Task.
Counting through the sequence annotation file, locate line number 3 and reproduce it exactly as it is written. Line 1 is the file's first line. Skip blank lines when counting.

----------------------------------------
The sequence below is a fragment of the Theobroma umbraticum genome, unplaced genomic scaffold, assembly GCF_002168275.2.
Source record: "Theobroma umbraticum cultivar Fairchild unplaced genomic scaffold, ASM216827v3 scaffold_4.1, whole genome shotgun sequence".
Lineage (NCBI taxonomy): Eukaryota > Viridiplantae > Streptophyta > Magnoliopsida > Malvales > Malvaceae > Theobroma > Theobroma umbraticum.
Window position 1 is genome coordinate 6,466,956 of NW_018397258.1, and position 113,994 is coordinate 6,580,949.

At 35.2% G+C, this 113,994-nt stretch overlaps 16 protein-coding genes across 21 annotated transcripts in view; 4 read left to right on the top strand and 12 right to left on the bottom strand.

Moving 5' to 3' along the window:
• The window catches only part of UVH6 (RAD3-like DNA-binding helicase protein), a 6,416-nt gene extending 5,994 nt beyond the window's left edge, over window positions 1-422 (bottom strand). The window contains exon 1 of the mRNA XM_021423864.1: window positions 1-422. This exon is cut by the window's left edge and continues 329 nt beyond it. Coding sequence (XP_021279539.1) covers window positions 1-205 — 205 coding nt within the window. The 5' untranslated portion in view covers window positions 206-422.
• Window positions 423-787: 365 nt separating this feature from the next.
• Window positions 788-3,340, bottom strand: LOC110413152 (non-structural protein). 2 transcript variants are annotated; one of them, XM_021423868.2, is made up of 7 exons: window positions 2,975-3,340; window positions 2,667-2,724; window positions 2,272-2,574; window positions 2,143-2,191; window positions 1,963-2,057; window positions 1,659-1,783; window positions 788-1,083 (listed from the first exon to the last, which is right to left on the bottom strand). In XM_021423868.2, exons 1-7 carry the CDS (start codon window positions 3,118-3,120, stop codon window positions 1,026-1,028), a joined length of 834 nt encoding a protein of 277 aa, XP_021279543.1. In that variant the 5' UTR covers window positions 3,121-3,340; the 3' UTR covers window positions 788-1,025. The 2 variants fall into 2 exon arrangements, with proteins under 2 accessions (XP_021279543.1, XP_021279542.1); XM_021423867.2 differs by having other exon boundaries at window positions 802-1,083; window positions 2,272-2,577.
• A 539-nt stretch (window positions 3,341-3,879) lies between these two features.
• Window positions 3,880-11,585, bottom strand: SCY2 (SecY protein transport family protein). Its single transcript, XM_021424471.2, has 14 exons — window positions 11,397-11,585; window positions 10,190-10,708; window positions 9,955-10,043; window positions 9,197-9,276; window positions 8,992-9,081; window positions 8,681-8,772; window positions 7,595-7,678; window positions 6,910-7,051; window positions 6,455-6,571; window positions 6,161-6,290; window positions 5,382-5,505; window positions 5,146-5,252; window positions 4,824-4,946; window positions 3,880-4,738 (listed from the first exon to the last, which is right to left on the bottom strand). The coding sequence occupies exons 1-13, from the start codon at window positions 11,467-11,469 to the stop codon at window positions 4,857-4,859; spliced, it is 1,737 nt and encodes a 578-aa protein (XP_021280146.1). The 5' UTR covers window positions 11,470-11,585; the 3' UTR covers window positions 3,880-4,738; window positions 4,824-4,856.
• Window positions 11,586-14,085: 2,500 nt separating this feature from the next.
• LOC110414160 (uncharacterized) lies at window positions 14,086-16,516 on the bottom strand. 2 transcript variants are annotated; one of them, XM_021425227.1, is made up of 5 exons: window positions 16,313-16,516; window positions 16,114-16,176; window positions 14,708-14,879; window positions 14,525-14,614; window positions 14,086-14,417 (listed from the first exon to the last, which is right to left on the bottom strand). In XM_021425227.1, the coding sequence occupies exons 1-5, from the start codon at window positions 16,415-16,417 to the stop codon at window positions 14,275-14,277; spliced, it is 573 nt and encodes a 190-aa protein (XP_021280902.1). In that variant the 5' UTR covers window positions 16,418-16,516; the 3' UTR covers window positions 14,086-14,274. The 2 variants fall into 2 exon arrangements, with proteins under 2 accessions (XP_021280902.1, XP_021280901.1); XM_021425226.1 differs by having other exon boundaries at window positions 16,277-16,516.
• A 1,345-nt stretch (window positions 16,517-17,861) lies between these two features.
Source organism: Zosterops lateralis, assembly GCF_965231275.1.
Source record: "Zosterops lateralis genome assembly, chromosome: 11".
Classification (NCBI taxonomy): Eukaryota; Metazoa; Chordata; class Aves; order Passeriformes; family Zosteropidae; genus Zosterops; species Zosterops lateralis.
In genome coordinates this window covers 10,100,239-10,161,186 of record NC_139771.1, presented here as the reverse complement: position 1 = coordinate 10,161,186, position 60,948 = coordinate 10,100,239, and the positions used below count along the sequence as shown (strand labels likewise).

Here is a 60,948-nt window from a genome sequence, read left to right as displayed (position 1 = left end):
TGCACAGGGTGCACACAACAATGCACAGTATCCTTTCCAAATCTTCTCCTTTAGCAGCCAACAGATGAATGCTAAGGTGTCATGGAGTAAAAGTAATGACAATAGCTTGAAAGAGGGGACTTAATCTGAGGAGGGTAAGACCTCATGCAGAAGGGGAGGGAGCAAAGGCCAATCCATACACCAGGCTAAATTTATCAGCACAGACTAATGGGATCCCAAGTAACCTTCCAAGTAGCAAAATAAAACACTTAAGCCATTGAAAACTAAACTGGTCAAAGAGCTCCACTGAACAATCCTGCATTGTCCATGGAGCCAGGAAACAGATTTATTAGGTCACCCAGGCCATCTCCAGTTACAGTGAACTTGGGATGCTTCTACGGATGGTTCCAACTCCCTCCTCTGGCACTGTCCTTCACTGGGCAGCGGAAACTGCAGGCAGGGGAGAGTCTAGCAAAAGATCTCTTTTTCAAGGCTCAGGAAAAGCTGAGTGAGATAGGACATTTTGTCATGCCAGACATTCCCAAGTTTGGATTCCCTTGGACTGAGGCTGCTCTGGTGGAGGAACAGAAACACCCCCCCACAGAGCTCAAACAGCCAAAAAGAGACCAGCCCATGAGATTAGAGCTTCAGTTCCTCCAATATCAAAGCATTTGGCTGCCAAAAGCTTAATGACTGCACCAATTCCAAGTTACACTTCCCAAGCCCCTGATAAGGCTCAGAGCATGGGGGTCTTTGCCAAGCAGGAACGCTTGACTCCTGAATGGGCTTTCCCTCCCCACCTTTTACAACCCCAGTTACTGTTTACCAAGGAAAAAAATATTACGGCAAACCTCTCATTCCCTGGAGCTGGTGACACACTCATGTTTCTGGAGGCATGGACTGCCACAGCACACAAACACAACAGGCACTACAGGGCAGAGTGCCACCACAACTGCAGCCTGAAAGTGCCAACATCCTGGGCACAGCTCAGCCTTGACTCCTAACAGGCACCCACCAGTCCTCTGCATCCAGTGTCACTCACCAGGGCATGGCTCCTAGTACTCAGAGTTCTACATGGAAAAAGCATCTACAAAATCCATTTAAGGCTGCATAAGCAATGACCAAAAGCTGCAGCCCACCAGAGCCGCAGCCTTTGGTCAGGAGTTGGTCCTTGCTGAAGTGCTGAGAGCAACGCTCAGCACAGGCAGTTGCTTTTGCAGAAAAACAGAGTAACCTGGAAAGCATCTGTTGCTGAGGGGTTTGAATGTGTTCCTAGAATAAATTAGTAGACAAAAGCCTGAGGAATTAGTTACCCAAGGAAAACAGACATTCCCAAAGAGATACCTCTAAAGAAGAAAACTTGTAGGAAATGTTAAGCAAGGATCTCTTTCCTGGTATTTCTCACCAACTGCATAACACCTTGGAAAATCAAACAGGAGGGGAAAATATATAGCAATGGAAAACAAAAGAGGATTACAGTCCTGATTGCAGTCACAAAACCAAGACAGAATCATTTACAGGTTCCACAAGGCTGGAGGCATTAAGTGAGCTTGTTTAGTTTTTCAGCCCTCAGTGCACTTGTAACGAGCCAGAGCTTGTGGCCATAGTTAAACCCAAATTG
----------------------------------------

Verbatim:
Lineage (NCBI taxonomy): Eukaryota > Viridiplantae > Streptophyta > Magnoliopsida > Malvales > Malvaceae > Theobroma > Theobroma umbraticum.